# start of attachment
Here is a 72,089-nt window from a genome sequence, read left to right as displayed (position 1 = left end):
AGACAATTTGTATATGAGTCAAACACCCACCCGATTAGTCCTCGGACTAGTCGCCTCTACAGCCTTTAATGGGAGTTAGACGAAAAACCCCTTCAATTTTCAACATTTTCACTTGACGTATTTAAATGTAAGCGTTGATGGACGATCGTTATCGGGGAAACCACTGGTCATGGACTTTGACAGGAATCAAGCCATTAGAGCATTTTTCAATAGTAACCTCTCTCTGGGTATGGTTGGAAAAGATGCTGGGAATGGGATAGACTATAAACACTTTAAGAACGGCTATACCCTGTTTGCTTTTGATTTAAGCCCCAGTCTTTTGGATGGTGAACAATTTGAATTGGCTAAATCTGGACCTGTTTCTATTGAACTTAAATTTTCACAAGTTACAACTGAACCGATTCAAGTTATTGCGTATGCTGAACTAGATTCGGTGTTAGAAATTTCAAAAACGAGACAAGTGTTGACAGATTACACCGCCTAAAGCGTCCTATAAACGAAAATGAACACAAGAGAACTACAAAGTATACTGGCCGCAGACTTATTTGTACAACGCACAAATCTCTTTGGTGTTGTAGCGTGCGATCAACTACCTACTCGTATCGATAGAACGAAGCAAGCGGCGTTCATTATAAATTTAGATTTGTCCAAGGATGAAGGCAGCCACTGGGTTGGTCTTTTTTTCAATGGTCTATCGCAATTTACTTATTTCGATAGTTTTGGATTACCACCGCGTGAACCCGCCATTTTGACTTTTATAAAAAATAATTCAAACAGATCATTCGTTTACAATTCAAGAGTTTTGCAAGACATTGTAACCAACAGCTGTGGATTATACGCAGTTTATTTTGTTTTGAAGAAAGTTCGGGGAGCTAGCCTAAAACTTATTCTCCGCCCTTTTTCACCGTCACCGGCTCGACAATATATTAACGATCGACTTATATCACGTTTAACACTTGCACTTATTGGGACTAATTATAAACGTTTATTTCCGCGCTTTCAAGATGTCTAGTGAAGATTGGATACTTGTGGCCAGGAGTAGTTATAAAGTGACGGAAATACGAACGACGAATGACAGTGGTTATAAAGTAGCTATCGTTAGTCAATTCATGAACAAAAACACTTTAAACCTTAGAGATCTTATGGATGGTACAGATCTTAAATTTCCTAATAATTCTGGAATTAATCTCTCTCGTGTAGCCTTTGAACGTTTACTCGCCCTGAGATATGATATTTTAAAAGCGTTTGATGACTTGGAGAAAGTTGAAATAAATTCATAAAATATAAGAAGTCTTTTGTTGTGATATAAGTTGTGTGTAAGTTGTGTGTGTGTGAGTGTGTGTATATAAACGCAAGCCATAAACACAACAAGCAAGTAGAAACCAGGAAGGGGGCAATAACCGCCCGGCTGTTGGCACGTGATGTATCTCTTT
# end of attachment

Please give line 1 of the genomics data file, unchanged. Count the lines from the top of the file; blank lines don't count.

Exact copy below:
Here is a 72,089-nt window from a genome sequence, read left to right as displayed (position 1 = left end):